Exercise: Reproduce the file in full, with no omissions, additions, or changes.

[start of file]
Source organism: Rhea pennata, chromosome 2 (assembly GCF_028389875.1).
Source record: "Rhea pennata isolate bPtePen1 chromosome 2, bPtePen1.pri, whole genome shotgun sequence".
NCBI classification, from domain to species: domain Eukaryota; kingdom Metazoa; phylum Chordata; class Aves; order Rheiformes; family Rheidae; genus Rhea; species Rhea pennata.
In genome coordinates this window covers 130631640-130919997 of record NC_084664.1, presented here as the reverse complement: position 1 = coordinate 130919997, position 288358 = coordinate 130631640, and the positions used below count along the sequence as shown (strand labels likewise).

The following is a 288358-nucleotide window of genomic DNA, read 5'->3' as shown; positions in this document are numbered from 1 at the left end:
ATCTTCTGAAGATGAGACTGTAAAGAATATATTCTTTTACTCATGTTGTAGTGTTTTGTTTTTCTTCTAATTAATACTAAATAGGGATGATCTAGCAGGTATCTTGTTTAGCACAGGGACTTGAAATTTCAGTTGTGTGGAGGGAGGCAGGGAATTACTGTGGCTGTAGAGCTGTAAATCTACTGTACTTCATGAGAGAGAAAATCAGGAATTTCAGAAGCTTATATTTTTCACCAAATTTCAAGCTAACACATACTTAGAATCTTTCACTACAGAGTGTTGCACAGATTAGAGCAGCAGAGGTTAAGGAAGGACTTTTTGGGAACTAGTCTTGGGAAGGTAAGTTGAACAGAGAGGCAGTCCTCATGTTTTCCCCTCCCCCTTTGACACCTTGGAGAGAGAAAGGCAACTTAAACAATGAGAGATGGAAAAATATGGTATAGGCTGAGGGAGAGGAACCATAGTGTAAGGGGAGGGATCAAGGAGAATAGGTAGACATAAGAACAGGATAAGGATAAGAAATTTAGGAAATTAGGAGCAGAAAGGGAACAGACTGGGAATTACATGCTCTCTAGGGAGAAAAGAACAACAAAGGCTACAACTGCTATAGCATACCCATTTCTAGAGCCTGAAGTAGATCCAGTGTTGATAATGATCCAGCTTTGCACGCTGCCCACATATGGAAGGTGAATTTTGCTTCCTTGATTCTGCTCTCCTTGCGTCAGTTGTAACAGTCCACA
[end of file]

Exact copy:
Source organism: Rhea pennata, chromosome 2 (assembly GCF_028389875.1).
Source record: "Rhea pennata isolate bPtePen1 chromosome 2, bPtePen1.pri, whole genome shotgun sequence".
NCBI classification, from domain to species: domain Eukaryota; kingdom Metazoa; phylum Chordata; class Aves; order Rheiformes; family Rheidae; genus Rhea; species Rhea pennata.
In genome coordinates this window covers 130631640-130919997 of record NC_084664.1, presented here as the reverse complement: position 1 = coordinate 130919997, position 288358 = coordinate 130631640, and the positions used below count along the sequence as shown (strand labels likewise).

The following is a 288358-nucleotide window of genomic DNA, read 5'->3' as shown; positions in this document are numbered from 1 at the left end:
ATCTTCTGAAGATGAGACTGTAAAGAATATATTCTTTTACTCATGTTGTAGTGTTTTGTTTTTCTTCTAATTAATACTAAATAGGGATGATCTAGCAGGTATCTTGTTTAGCACAGGGACTTGAAATTTCAGTTGTGTGGAGGGAGGCAGGGAATTACTGTGGCTGTAGAGCTGTAAATCTACTGTACTTCATGAGAGAGAAAATCAGGAATTTCAGAAGCTTATATTTTTCACCAAATTTCAAGCTAACACATACTTAGAATCTTTCACTACAGAGTGTTGCACAGATTAGAGCAGCAGAGGTTAAGGAAGGACTTTTTGGGAACTAGTCTTGGGAAGGTAAGTTGAACAGAGAGGCAGTCCTCATGTTTTCCCCTCCCCCTTTGACACCTTGGAGAGAGAAAGGCAACTTAAACAATGAGAGATGGAAAAATATGGTATAGGCTGAGGGAGAGGAACCATAGTGTAAGGGGAGGGATCAAGGAGAATAGGTAGACATAAGAACAGGATAAGGATAAGAAATTTAGGAAATTAGGAGCAGAAAGGGAACAGACTGGGAATTACATGCTCTCTAGGGAGAAAAGAACAACAAAGGCTACAACTGCTATAGCATACCCATTTCTAGAGCCTGAAGTAGATCCAGTGTTGATAATGATCCAGCTTTGCACGCTGCCCACATATGGAAGGTGAATTTTGCTTCCTTGATTCTGCTCTCCTTGCGTCAGTTGTAACAGTCCACA